This week’s Brainstorm features 5 pairs of fiction and nonfiction books that would be great to read together. Next week we’ll be starting up the Top 10s of 2020.
2 Subway Books
Jonathan Clean Up…Then He Heard a Sound by Robert Munsch, ill. by Michael Martchenko
Jonathan's mother leaves and asks him to try not to make a mess. Jonathan is doing a good job of not making a mess, but the people who come out of the subway stop that suddenly opens in his house aren't. How can Jonathan clean up the mess if people keep pouring through his house and leaving destruction in their wake?
A fantastical and imaginative story about a boy who is a part of a solution instead of becoming part of the problem. He's a great example for kids. Is the mess his fault? Nope. Is anyone else doing something to fix it? Nope. So Jonathan does. It wasn't his responsibility or his fault, but he finds a way to make things better.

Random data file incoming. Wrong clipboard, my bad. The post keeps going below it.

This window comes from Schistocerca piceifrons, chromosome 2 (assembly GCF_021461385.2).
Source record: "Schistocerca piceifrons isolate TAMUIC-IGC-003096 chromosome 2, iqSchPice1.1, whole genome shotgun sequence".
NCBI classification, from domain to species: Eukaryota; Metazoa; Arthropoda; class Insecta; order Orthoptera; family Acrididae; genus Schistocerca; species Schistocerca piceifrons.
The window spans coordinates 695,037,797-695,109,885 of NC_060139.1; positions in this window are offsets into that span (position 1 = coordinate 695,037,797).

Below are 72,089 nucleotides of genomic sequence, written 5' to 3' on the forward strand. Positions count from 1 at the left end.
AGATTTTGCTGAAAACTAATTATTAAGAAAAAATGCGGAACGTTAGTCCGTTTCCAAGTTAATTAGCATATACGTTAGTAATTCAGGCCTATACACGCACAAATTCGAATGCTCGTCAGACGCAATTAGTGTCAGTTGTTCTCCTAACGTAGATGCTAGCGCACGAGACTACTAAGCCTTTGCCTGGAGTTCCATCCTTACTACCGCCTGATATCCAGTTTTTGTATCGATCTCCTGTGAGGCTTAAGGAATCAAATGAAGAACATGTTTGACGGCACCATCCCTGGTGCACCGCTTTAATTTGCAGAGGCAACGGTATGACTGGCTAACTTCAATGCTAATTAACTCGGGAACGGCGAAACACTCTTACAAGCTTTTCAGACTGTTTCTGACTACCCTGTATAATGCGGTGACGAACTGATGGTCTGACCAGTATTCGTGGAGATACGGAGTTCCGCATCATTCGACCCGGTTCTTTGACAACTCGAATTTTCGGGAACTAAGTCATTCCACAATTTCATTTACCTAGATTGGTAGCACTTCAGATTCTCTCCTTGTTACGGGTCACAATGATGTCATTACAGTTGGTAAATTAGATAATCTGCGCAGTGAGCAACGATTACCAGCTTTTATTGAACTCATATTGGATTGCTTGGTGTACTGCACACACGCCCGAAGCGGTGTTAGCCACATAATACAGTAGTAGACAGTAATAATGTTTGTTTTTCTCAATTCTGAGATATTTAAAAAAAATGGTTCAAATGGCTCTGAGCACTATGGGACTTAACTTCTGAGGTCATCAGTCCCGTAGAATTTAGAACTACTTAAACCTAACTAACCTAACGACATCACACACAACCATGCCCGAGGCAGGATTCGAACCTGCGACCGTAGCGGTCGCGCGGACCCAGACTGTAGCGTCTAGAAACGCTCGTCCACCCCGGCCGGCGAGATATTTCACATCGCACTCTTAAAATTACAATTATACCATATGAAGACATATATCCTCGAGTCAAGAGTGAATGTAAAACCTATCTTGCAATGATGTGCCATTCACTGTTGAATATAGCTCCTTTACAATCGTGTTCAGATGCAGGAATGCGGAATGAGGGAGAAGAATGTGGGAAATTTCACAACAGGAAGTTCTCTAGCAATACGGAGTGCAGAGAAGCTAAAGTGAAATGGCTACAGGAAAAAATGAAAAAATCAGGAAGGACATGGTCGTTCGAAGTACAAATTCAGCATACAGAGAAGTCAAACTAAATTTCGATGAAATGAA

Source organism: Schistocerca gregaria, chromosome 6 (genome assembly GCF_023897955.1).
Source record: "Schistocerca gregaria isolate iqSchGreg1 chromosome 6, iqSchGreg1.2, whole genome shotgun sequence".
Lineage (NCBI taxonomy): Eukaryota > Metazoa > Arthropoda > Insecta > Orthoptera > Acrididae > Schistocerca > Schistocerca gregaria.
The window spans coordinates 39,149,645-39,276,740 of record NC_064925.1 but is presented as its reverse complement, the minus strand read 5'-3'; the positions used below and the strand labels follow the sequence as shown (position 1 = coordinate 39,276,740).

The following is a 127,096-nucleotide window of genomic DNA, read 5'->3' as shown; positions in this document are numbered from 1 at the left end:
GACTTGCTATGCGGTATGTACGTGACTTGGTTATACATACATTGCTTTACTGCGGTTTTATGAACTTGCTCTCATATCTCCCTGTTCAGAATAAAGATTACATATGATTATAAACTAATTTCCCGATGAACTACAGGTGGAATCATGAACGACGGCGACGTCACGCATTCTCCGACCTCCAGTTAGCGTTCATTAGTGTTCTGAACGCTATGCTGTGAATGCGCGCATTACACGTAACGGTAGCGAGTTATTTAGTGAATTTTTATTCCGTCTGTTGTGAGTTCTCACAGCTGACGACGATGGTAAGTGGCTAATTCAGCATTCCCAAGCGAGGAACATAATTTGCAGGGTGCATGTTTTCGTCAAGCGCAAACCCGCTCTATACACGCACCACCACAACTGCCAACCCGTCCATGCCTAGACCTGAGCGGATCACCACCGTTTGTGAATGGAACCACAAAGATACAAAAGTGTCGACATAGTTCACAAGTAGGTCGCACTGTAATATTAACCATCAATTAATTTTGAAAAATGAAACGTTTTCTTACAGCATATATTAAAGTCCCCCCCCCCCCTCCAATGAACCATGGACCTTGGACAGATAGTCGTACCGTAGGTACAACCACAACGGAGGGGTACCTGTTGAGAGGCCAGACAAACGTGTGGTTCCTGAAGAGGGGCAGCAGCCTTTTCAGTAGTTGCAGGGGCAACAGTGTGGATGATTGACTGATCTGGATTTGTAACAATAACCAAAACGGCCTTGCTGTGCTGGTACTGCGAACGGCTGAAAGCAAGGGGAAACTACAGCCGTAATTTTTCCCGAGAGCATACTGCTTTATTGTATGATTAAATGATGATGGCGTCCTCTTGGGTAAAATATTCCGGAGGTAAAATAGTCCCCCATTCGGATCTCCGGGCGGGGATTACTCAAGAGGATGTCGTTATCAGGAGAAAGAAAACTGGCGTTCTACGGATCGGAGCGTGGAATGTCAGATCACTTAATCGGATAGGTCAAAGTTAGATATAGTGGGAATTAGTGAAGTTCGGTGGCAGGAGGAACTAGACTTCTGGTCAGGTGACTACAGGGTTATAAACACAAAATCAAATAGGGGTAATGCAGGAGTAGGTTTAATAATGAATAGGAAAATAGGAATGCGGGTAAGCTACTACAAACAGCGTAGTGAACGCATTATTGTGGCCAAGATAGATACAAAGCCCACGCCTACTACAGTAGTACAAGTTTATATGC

Underground:Subway Systems around the World by Uijung Kim
A survey of ten cities' subway systems with a page of infographics followed by a seek-and-find page that includes items unique to that location's people and culture. Cities included are Beijing, London, Madrid, Mexico City, Moscow, New York, Paris, Seoul, Sydney, and Tokyo.
Humor Fans, Curious Readers, Fans of Good Citizen Stories, Subway Fans, Picture Book Readers
Some Skunk Love
A Boy Called Bat (A Boy Called Bat, #1) by Elana K. Arnold, ill. by Charles Santoso